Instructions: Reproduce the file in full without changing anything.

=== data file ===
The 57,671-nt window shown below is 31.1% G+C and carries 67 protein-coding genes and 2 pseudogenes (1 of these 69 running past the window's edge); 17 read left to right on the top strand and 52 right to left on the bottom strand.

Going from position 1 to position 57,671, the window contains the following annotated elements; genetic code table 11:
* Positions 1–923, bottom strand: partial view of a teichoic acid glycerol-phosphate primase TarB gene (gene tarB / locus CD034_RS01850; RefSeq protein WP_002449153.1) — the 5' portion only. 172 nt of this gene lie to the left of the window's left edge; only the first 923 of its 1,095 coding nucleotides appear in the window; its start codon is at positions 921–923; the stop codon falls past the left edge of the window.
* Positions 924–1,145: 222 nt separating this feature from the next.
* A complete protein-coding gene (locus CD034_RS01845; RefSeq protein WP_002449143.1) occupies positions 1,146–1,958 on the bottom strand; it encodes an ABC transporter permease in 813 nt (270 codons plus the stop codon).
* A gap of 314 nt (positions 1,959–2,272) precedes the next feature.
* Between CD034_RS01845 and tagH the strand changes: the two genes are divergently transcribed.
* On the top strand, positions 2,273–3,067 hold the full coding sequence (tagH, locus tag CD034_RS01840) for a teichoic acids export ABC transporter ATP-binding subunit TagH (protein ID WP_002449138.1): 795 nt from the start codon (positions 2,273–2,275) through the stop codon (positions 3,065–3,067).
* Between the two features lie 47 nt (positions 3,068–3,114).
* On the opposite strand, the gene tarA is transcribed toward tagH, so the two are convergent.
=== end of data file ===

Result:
The 57,671-nt window shown below is 31.1% G+C and carries 67 protein-coding genes and 2 pseudogenes (1 of these 69 running past the window's edge); 17 read left to right on the top strand and 52 right to left on the bottom strand.

Going from position 1 to position 57,671, the window contains the following annotated elements; genetic code table 11:
* Positions 1–923, bottom strand: partial view of a teichoic acid glycerol-phosphate primase TarB gene (gene tarB / locus CD034_RS01850; RefSeq protein WP_002449153.1) — the 5' portion only. 172 nt of this gene lie to the left of the window's left edge; only the first 923 of its 1,095 coding nucleotides appear in the window; its start codon is at positions 921–923; the stop codon falls past the left edge of the window.
* Positions 924–1,145: 222 nt separating this feature from the next.
* A complete protein-coding gene (locus CD034_RS01845; RefSeq protein WP_002449143.1) occupies positions 1,146–1,958 on the bottom strand; it encodes an ABC transporter permease in 813 nt (270 codons plus the stop codon).
* A gap of 314 nt (positions 1,959–2,272) precedes the next feature.
* Between CD034_RS01845 and tagH the strand changes: the two genes are divergently transcribed.
* On the top strand, positions 2,273–3,067 hold the full coding sequence (tagH, locus tag CD034_RS01840) for a teichoic acids export ABC transporter ATP-binding subunit TagH (protein ID WP_002449138.1): 795 nt from the start codon (positions 2,273–2,275) through the stop codon (positions 3,065–3,067).
* Between the two features lie 47 nt (positions 3,068–3,114).
* On the opposite strand, the gene tarA is transcribed toward tagH, so the two are convergent.